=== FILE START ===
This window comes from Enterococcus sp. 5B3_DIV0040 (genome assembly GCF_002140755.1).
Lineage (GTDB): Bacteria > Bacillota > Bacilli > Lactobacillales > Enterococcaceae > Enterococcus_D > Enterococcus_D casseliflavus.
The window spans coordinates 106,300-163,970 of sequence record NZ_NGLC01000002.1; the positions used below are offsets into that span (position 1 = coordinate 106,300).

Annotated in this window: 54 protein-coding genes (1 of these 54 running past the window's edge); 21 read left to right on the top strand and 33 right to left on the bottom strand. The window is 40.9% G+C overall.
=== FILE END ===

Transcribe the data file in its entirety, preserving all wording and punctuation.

This window comes from Enterococcus sp. 5B3_DIV0040 (genome assembly GCF_002140755.1).
Lineage (GTDB): Bacteria > Bacillota > Bacilli > Lactobacillales > Enterococcaceae > Enterococcus_D > Enterococcus_D casseliflavus.
The window spans coordinates 106,300-163,970 of sequence record NZ_NGLC01000002.1; the positions used below are offsets into that span (position 1 = coordinate 106,300).

Annotated in this window: 54 protein-coding genes (1 of these 54 running past the window's edge); 21 read left to right on the top strand and 33 right to left on the bottom strand. The window is 40.9% G+C overall.